App developers don’t always understand why one app fails while another succeeds. It’s not always readily apparent, but there are some common causes that consistently derail even the best apps. If your mobile app isn’t shining like the star it is, one (or more) of these might be why.
1. Failing to Market Early and Aggressively
Marketing the app is as important as good design. Smart marketing gets the word out and builds excitement in your potential user base.
Getting the word out isn’t something you start doing after your app is deployed. As soon as you have solidified the design strategy (what the app will look like, what it will do, and how it will be different from the others), it’s time to start generating the buzz. Hit social media. Buy online and mobile ads. Use email marketing and other techniques to get folks excited about and looking forward to getting their hands on it. Don’t stop marketing after it’s released! Consistent marketing breeds consistent results.
2. Creating a Desktop-Like Interface
Some mobile app development companies look at apps like miniature versions of a desktop website experience. It isn’t. Mobile users expect a design, interface, and experience that is unique to mobile devices, as well as catered to their platform (Android, Apple, Windows Phone, etc.) Study the differences and build a tailor-made mobile UX.
3. Failing to Follow Protocol for the Platform(s)
Each app store has its own requirements, as well as helpful recommendations. This means that you will be building the same app as many times as you are reaching platforms. Be prepared to build for the differences among the operating systems, even if this means you will have multiple release dates, one for each platform you are targeting. It’s well worth the trouble when your app is successful across platforms, which few apps manage to achieve.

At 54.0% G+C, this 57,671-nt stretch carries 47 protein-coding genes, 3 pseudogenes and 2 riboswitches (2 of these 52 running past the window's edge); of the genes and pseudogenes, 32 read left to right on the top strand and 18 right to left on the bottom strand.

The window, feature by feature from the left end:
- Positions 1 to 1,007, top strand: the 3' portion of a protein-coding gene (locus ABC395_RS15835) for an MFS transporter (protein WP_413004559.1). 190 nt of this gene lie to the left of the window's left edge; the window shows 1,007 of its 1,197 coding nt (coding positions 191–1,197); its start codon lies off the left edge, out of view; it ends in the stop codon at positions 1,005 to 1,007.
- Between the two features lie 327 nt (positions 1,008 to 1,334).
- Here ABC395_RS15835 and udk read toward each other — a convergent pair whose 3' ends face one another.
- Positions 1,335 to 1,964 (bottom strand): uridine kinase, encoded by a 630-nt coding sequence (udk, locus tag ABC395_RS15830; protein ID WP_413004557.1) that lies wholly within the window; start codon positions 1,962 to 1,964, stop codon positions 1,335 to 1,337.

4. Beta Testing In-House
Outside opinions are dangerous. They can be harsh, reflect a lack of understanding, and might even be hard to get. But your own developers simply can’t be objective about their projects. It takes outsiders to identify features that aren’t intuitive and find hidden bugs that don’t show themselves except under certain circumstances that only come up in real world situations. Take the risk and the time to get outside beta testers.
5. Allowing Feature Bloat to Creep In
Has your app got a case of the chubbies? Eliminating some of the extra features will trim it back down to a manageable size.
There is a fine line between a powerfully useful app and one that’s so bloated with features that the UX is demolished. Each feature adds complexity, development costs, the potential for bugs and security vulnerabilities, and a clunky UX. Find the happy medium between having a lot of great features and bloating the entire interface.
6. Failing to Build in Analytical Capabilities
You would never dream of building and managing a website without analytics (think Google analytical tools), but mobile app development companies do build apps without the ability to monitor things like performance, user numbers, peak usage times, design, and content. Build analytical capabilities into the app so that you can improve and manage it over time.
7. Neglecting Regular Updates and New Versions
Each time a successful app offers a new and improved version, they generate more buzz about the app and more users. Regular updates ensure the security of the app (be sure to address security vulnerabilities as they are identified) and improve the performance. When the changes are significant, consider a new version instead of just a regular update. Install the capability of sending notifications when new versions or updates are available for your app.
Ready to get started on your mobile app development? Contact us at Glance today!
Simon has worked in the software industry for over 20 years; intent on always producing work of the highest standard and creating software products that genuinely makes things better for people. Simon has previously held positions ranging from Developer, Technical Consultant, Head of Development through to CTO and more recently founder and CEO of several high profile technology companies.